• We are sorry, but NCBI web applications do not support your browser and may not function properly. More information
Logo of biochemjBJ Latest papers and much more!
Biochem J. Apr 1, 2006; 395(Pt 1): 107–115.
Published online Mar 15, 2006. Prepublished online Dec 7, 2005. doi:  10.1042/BJ20051525
PMCID: PMC1409689

Mechanistic characterization of the MSDH (methylmalonate semialdehyde dehydrogenase) from Bacillus subtilis

Abstract

Homotetrameric MSDH (methylmalonate semialdehyde dehydrogenase) from Bacillus subtilis catalyses the NAD-dependent oxidation of MMSA (methylmalonate semialdehyde) and MSA (malonate semialdehyde) into PPCoA (propionyl-CoA) and acetyl-CoA respectively via a two-step mechanism. In the present study, a detailed mechanistic characterization of the MSDH-catalysed reaction has been carried out. The results suggest that NAD binding elicits a structural imprinting of the apoenzyme, which explains the marked lag-phase observed in the activity assay. The enzyme also exhibits a half-of-the-sites reactivity, with two subunits being active per tetramer. This result correlates well with the presence of two populations of catalytic Cys302 in both the apo- and holo-enzymes. Binding of NAD causes a decrease in reactivity of the two Cys302 residues belonging to the two active subunits and a pKapp shift from approx. 8.8 to 8.0. A study of the rate of acylation as a function of pH revealed a decrease in the pKapp of the two active Cys302 residues to approx. 5.5. Taken to-gether, these results support a sequential Cys302 activation process with a pKapp shift from approx. 8.8 in the apo-form to 8.0 in the binary complex and finally to approx. 5.5 in the ternary complex. The rate-limiting step is associated with the β-decarboxylation process which occurs on the thioacylenzyme intermediate after NADH release and before transthioesterification. These data also indicate that bicarbonate, the formation of which is enzyme-catalysed, is the end-product of the reaction.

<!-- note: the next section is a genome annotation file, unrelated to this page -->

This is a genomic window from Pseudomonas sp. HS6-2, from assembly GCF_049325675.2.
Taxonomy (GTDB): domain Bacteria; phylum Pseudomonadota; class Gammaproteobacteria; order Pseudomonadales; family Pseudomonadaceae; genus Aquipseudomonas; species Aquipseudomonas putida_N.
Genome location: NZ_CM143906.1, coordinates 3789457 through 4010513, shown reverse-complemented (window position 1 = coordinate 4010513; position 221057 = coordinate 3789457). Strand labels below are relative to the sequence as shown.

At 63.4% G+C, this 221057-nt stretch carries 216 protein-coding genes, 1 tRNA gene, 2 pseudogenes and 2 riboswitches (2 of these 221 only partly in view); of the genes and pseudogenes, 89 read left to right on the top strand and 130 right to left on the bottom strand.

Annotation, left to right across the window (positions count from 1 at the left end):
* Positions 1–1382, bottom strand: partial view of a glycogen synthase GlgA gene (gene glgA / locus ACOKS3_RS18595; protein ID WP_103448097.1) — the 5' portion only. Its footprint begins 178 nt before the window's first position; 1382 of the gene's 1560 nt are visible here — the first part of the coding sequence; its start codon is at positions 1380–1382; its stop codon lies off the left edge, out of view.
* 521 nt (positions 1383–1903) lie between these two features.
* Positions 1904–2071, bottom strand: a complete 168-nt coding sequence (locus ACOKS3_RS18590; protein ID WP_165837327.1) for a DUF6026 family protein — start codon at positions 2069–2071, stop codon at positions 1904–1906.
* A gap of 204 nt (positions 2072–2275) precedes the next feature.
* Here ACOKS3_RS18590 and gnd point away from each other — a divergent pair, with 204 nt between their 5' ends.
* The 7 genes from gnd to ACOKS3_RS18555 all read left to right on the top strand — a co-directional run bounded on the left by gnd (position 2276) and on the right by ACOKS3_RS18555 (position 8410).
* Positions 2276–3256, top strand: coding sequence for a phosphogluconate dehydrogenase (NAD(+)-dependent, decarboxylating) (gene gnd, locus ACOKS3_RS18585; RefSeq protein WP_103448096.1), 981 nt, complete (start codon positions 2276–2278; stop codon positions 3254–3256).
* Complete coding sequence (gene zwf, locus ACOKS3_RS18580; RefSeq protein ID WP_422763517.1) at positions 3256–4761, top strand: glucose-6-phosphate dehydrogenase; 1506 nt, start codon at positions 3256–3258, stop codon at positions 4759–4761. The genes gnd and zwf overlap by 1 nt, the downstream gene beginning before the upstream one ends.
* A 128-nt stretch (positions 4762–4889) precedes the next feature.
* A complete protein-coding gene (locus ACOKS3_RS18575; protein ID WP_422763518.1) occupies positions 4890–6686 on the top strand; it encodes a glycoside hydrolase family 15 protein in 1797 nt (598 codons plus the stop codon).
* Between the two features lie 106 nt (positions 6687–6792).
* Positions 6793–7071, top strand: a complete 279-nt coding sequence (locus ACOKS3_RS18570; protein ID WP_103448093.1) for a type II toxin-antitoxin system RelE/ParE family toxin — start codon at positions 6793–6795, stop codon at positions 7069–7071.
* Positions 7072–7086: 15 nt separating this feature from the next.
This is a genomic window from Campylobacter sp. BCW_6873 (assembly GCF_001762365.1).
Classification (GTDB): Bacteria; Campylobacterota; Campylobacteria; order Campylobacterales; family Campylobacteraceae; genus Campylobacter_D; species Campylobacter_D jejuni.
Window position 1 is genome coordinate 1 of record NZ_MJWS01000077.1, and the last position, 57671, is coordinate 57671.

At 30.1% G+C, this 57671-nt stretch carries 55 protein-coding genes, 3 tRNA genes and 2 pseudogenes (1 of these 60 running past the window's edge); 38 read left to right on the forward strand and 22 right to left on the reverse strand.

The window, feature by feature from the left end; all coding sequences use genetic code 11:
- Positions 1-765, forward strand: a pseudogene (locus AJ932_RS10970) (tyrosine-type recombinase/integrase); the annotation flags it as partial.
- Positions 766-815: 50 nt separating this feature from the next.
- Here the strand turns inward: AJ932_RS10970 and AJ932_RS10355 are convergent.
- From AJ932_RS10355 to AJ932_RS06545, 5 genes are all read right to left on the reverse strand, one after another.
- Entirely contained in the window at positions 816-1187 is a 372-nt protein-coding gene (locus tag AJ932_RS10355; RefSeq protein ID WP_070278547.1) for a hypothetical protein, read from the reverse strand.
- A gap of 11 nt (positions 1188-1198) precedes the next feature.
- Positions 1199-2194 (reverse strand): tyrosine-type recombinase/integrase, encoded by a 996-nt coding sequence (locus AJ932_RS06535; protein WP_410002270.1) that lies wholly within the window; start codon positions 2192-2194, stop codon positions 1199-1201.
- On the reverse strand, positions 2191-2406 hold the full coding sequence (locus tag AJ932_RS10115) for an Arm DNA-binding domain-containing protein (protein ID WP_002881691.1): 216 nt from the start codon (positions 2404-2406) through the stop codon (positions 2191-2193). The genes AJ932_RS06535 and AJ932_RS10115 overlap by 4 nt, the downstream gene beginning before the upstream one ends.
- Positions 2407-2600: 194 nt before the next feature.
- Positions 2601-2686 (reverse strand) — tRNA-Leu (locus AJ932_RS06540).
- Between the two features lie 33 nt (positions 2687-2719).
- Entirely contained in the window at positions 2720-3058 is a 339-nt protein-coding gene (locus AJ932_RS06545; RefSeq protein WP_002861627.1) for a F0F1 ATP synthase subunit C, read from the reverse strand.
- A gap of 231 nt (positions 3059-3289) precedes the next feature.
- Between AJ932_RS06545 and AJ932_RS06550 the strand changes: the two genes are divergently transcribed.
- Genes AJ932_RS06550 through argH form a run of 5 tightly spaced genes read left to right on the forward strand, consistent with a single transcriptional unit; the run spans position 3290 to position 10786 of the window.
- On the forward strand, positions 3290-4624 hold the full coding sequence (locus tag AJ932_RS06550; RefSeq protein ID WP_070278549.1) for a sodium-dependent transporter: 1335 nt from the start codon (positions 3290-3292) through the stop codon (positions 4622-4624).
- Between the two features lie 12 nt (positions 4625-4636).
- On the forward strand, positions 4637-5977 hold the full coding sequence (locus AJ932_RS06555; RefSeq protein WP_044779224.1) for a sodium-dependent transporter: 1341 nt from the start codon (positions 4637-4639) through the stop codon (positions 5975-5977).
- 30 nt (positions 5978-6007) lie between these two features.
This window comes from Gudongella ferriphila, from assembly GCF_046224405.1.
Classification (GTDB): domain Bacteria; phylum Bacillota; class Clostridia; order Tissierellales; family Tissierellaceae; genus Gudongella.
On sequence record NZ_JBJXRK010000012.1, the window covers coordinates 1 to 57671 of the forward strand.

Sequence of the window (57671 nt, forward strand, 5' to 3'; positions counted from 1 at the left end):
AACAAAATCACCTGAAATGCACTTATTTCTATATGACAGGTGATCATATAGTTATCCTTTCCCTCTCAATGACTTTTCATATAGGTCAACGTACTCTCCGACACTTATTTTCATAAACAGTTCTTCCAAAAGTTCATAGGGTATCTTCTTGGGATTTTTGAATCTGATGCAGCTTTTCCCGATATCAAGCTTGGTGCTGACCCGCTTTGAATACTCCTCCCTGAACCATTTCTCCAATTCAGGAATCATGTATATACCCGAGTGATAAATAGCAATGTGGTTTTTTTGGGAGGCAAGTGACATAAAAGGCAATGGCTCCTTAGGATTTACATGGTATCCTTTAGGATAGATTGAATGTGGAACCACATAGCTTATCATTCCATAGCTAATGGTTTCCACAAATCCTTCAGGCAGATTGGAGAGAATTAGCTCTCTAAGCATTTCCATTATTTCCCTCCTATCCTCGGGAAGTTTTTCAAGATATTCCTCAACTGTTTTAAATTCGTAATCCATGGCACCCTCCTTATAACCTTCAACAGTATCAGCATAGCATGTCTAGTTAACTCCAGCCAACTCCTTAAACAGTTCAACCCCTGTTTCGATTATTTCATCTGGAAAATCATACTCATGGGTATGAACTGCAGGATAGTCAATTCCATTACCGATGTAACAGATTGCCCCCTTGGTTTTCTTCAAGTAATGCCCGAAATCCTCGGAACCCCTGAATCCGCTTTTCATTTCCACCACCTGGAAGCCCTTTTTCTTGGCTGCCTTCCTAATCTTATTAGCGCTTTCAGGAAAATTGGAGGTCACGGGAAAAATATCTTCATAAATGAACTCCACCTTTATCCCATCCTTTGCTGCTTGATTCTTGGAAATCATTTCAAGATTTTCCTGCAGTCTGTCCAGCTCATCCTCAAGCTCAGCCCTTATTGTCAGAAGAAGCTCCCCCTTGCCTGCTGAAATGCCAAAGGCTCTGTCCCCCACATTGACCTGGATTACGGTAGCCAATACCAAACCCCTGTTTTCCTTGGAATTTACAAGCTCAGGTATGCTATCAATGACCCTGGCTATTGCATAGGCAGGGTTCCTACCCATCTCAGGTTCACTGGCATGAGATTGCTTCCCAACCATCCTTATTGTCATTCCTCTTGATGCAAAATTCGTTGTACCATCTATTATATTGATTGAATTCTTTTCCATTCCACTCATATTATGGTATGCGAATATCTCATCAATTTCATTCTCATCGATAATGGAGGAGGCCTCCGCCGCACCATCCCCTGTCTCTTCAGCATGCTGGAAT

Keywords: bicarbonate, CoA-dependent aldehyde dehydrogenase (ALDH), cysteine activation, β-decarboxylation, half-of-thesites reactivity, lag-phase
Abbreviations: ALDH, aldehyde dehydrogenase; GAPDH, glyceraldehyde-3-phosphate dehydrogenase; GAPN, non-phosphorylating GAPDH; IAM, iodoacetamide; LDH, lactate dehydrogenase; MDH, malate dehydrogenase; MMSA, methylmalonate semialdehyde; MSA, malonate semialdehyde; MSDH, MMSA dehydrogenase; 2PDS, 2,2′-dipyridyl disulphide; PEP, phosphoenolpyruvate; PEPC, PEP carboxylase; PPCoA, propionyl-CoA

INTRODUCTION

Two structurally unrelated families of NAD(P)-dependent ALDHs (aldehyde dehydrogenases) catalyse the oxidation of al-dehydes into acidic compounds via a two-step chemical mechan-ism, first with an acylation step common to both families, and then a deacylation step which differs in the nature of the acyl acceptor. The acylation step involves the nucleophilic attack of the catalytic cysteine residue on the aldehydic function followed by the hydride transfer that leads to formation of a thioacyl-enzyme intermediate and NAD(P)H. In phosphorylating ALDHs, inorganic phosphate acts as the acyl acceptor, thus leading to formation of a phospho-ester. This, for example, is the case in GAPDH (glyceraldehyde-3-phosphate dehydrogenase). By contrast, in the non-phosphorylating ALDHs, the acylenzyme intermediate undergoes a nucleophilic attack by a water or CoA molecule, thus leading to non-activated or CoA-activated acids respectively (Scheme 1). Numerous crystal structures of homo-tetrameric and homodimeric non-phosphorylating CoA-in-dependent ALDHs have already been solved and essentially show identical structural features at the secondary, tertiary and quaternary levels [13]. Moreover, mechanistic aspects were studied extensively and several invariant residues were shown to be critical for the chemical mechanism of non-phosphorylating CoA-independent ALDHs [47]. Subsequently, evidence has been provided for the chemical activation of the catalytic Cys302 upon cofactor binding to non-phosphorylating GAPN (non-phos-phorylating GAPDH) from Streptococcus mutans [8]. Moreover, additional studies of this GAPN have highlighted the essential roles of (i) an oxyanion-hole composed of the side-chain of the invariant Asn169 residue and the Cys302 NH-group which permits an efficient hydride transfer without base-catalyst assistance [9] and (ii) the Glu268 residue in the rate-limiting hydrolytic step through activation and orientation of the attacking water molecule [10].